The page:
HMRC’s guidance explains that there is no checklist of actions that constitutes appropriate due diligence because will it depend on the circumstances of each transfer request. As a minimum trustees/administrators are expected to (i) check the receiving scheme appears on HMRC’s ROPS list (and repeat this check no more than one day before making the transfer); (ii) ensure the member requesting the transfer has provided the prescribed required information and written acknowledgment; and (iii) keep records as evidence of all due diligence undertaken. The current ambiguity is a pressing issue for trustees and administrators who want to be certain that they are transferring members’ benefits to a QROPS and that they will benefit from a discharge of any liability should a scheme sanction charge apply. Given that transfers to QROPS (like any other statutory transfer) need to be made within the prescribed timescales set out in legislation, it will not be possible to simply refuse the transfer request or delay making the payment until such time as they have greater certainty, unless there is genuine cause to believe that the proposed transfer could result in a breach of the transfer rules.
How far to go?
As with any due diligence exercise, a decision will need to be made on how far to go. Clearly, the more due diligence undertaken, the more likely it is that the trustee will be able to benefit from the HMRC’s good faith discharge should it transpire that a transfer has been made to a scheme that does not fulfil the QROPS conditions. That said, given the potential cost implications and strict timeframes within which any transfer should be paid, any approach to due diligence will always need to be proportionate. It is therefore important for trustees and administrators to be clear and in agreement as to how QROPS requests will be dealt with and in particular know when it will be appropriate to escalate the matter to the trustees and their legal advisers.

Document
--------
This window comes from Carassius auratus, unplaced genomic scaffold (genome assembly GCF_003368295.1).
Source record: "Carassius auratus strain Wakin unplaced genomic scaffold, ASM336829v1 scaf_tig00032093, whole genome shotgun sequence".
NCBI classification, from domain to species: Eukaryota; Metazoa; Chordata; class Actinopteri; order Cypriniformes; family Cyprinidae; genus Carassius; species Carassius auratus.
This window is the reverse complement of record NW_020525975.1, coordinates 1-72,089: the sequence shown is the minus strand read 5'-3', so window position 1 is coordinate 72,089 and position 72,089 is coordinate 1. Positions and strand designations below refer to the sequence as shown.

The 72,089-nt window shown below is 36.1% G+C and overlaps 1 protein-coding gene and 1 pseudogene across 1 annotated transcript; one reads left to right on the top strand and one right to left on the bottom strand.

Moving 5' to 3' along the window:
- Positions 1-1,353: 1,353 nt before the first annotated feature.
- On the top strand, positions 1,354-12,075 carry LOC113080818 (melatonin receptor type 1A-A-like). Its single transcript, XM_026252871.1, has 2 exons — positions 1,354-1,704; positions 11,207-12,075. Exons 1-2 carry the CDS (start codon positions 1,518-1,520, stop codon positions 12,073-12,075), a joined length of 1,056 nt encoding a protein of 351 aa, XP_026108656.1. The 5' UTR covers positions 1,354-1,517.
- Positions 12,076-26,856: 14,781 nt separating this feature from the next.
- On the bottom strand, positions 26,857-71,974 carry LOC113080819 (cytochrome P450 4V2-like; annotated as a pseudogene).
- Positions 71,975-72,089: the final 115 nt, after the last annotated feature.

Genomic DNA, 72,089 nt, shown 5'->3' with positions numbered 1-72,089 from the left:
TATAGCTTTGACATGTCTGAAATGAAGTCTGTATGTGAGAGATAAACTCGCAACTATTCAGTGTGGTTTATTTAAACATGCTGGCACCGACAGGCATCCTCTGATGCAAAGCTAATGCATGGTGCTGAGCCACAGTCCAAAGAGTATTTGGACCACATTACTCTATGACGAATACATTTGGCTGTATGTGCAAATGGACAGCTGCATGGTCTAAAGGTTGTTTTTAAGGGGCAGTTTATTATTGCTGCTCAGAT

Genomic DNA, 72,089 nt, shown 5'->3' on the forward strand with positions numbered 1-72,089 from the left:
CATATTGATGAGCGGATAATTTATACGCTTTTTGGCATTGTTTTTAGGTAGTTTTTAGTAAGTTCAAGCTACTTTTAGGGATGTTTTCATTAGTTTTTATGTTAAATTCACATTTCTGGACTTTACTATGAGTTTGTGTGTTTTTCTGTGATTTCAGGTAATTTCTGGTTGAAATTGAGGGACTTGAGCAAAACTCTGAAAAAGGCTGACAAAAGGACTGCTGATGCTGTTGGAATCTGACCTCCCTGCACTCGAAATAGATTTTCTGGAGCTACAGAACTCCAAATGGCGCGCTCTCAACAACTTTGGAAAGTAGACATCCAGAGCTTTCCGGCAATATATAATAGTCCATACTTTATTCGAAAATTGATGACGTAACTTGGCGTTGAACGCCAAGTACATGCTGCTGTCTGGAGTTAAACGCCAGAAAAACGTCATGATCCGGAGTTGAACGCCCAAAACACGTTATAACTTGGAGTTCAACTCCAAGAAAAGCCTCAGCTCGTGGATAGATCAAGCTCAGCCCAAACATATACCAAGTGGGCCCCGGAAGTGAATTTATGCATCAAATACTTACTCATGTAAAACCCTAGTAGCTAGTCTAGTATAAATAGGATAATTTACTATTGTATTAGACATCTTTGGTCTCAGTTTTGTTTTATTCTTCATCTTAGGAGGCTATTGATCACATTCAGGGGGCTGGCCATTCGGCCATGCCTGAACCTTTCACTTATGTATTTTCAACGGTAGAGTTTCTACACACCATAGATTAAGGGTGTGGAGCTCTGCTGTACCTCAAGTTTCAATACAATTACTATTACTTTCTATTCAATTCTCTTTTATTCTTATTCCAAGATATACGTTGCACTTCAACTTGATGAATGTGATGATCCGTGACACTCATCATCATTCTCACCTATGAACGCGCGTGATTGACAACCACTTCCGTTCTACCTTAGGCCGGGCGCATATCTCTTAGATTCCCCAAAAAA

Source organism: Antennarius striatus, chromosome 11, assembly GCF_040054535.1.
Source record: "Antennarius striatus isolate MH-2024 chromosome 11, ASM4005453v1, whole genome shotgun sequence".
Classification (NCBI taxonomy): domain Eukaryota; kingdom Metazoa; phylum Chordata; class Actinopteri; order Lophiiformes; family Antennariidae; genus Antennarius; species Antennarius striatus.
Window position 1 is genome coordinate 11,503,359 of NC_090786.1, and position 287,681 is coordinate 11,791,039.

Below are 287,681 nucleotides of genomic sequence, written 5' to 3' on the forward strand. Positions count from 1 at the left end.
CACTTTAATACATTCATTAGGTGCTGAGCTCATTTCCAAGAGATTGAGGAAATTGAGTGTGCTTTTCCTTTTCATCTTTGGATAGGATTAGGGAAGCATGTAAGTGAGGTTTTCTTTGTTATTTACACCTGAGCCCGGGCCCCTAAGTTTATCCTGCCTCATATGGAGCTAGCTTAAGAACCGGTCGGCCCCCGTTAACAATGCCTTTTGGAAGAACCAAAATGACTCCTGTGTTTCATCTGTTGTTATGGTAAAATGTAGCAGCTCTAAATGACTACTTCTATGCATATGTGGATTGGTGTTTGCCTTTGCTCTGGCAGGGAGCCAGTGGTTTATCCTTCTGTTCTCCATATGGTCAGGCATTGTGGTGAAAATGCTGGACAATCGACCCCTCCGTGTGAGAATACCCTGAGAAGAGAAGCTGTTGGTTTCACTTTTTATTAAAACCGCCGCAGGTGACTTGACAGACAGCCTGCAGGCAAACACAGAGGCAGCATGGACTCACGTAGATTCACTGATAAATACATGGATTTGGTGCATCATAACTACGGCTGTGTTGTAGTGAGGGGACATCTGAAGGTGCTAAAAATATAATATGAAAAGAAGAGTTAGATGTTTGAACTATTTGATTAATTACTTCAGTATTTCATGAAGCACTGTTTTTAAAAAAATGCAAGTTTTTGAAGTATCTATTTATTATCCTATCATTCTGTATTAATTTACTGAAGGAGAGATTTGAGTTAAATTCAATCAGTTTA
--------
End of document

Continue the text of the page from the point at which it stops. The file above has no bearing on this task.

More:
It is common to see an escalating the level of due diligence undertaken depending on the number of “red flags”. For example, if there are pension scam concerns, an administrator may consider asking the member how they found out about the QROPS and also ask to see copies of the scheme literature and governing documents. This would form part of a “sense check” rather than a formal legal check and may highlight whether key requirements such as the “pension age test” are likely to be met.
One way of undertaking further due diligence is to ask the QROPS administrator for copy of form APSS251 by which it applied to HMRC for inclusion on the ROPS list, together with any supporting documents or answers it gave to HMRC’s questions concerning the application. Some administrators may also request a statement from the QROPS administrator that everything in the form remains true, complete and correct and consider writing to HMRC with the QROPS reference number asking for confirmation that the QROPS status isn’t under review. As a belt and braces approach, it is also possible to ask the scheme manager of the receiving arrangement to provide a legal opinion confirming the QROPS meets the legislative requirements.
Member liability and the requirement to take advice
Individuals transferring to a QROPS should be aware that there is no equivalent “good faith” discharge for members in respect of their tax liability. HMRC’s guidance therefore rightly highlights that members should “not rely on scheme administrators to carry out the checks” and that before agreeing to transfer to a QROPS, should obtain independent advice and confirmation from the receiving scheme manager that the scheme meets the QROPS requirements.
If members who wish to transfer to a QROPS have defined benefits (now known as safeguarded benefits) of over £30,000 in their UK registered scheme, they should also be aware that the legal requirement to take appropriate independent advice from a pension transfer specialist authorised by the FCA currently will apply. Trustees will also be required to check that a member who applies to transfer to QROPS in these circumstances has received such advice.
One practical challenge individuals are currently facing is that they may need to seek advice from both an FCA-authorised adviser in the UK and a local (overseas) adviser, unless they can find either an appropriately qualified UK adviser with overseas expertise for different QROPS jurisdictions, or overseas advisers who have the necessary FCA passport to be able to give the appropriate independent advice in the UK. This is likely to mean paying for two sets of advice. Given the difficulties this can cause, the DWP is currently working with the FCA to ensure that the advice requirements operate as intended in this context.
The article first appeared on Pensions World.